BACKGROUND: Food allergen analysis is essential for the development of a risk-based approach for allergen management and labeling. Mass spectrometry has become a method of choice for allergen analysis, even if quantification remains challenging. Moreover, harmonization is still lacking between laboratories, while interlaboratory validation of analytical methods is necessary for such harmonization.
OBJECTIVE: This collaborative study aimed to evaluate the potential of mass spectrometry for food allergen detection and quantification using a standard addition quantification strategy and a stable isotope-labeled concatemer as an internal standard.
METHODS: In-house-produced test material (cookies), blank and incurred with four allergens (egg, milk, peanut and hazelnut), allergen standards, an internal standard and the complete methodology (including sample preparation and UHPLC-MS/MS method) were provided to nine laboratories involved in the study. Method sensitivity and selectivity were evaluated with incurred test material and accuracy with spiked test material. Quantification was based on the standard addition strategy using certified reference materials as allergen protein standards and a stable isotope-labeled concatemer as an internal standard.
RESULTS: All laboratories were able to detect milk, hazelnut and peanut in the incurred cookies with sufficient sensitivity to reach the AOAC INTERNATIONAL Standard Method Performance Requirements (SMPR® 2016.002). Egg detection was more complicated due to food processing effects, yet five laboratories reached the sensitivity requirements. Recovery results were laboratory dependent. Some milk and hazelnut peptides were quantified in agreement with SMPR by all participants. Furthermore, over 90% of the received quantification results agreed with SMPR for method precision.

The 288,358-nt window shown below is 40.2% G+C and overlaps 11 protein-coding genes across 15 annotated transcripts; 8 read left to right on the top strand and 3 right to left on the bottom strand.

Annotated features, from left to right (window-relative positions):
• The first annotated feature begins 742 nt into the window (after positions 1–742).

CONCLUSION: The encouraging results of this pioneering collaborative study represent an additional step towards harmonization among laboratories testing for allergens.
HIGHLIGHTS: In this pioneer collaborative study, food allergens were analyzed by mass spectrometry with characterized incurred and spiked test materials, calibration with certified reference material and a single stable isotope-labeled concatemer as an internal standard.